The other night at The Seasons, I heard four nineteen-year-olds and was impressed. One of
them, the alto saxophonist Logan Strosahl, has been intriguing me for a couple of years. The others, who comprise The Uptown Trio, were new to me except for the bassist, Jeff Picker, whom I had previously heard with Strosahl.
All are beneficiaries of extensive high school jazz education and winners of prizes for excellence, all freshmen at prominent institutions of learning. Strosahl, from Seattle, is wrapping up his first year at the New England Conservatory in Boston. Picker, from Portland Oregon, is at the Manhattan School of Music, along with drummer Jake Goldbas of Hartford, Connecticut. The pianist, Sam Reider is a San Franciscan who attends Columbia University in New York. Anyone keeping a future file would do well to add those names. If these players keep developing at their current pace and intensity, it is likely that we’ll be hearing from them.
At The Seasons, they were equally adept in standard pieces and in–or on the border of–free playing. Strosahl has remarkable energy, technique and harmonic acuity. He tore up Dizzy Gillespie’s “Anthropology.” Following an ingenious Reider introduction, Strosahl electrified the house in his exploration of Matt Dennis’s “Everything Happens To Me.” In “The Disintegration,” the Uptown Trio was impressive in its ability to achieve abstraction without sacrificing continuity and form, then Strosahl melded with them as the piece morphed into a blues for a powerful quartet effort that ended the concert.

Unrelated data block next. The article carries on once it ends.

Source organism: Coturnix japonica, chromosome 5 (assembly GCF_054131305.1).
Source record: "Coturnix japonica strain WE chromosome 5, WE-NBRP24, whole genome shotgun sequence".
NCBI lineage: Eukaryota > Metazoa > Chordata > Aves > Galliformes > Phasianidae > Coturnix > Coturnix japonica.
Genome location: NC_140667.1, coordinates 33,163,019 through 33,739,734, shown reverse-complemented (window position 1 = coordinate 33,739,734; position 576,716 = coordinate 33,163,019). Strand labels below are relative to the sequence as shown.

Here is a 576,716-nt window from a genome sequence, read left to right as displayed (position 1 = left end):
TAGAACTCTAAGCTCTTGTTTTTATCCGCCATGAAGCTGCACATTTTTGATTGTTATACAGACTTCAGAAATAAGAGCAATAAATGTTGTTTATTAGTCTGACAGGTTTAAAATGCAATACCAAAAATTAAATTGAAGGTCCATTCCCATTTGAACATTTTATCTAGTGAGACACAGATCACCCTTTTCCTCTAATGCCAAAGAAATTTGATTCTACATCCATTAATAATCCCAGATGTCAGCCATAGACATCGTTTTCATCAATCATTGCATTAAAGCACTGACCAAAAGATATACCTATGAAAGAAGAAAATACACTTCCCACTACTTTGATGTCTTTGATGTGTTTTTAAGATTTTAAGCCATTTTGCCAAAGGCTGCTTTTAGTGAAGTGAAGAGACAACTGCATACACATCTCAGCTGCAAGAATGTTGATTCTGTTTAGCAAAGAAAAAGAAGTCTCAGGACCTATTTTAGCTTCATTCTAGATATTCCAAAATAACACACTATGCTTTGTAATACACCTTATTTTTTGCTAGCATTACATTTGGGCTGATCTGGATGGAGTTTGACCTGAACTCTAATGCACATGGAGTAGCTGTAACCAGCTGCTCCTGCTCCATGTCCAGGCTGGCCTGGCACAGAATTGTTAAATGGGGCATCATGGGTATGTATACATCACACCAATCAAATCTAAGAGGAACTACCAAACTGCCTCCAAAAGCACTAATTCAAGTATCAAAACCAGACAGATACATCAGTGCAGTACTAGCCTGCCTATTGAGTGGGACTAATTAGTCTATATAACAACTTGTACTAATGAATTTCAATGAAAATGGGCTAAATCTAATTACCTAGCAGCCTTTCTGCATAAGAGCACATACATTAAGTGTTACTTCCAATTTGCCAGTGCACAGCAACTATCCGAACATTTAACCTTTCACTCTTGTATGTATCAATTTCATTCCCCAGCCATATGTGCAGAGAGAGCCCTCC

I have been unable to locate an internet sample of Strosahl’s playing, but on The Uptown Trio’s MySpace page, there are four performances including “The Disintegration.” Picker, Reider and Goldbas are businessmen as well as players, an essential attribute for survival in the twenty-first century jazz trade. On their own, they have lined up a month-long tour with appearances in major west coast jazz clubs including Yoshi’s in San Francisco, Kuumbwa Jazz in Santa Cruz and Catalina in Los Angeles. The schedule is on their MySpace page.
Another name for that future file: Nick Sokol, a young tenor saxophonist whose band has the unusual instrumentation of tenor and alto saxes, piano and drums; no bass. Sokol opened for Strosahl and the Uptowners with a four-part suite that ranged from lacy, vaguely Oriental, impressionism through free four-way improvisation to Brahmsian gravity. The piece had style and texture. I’d like to hear it again.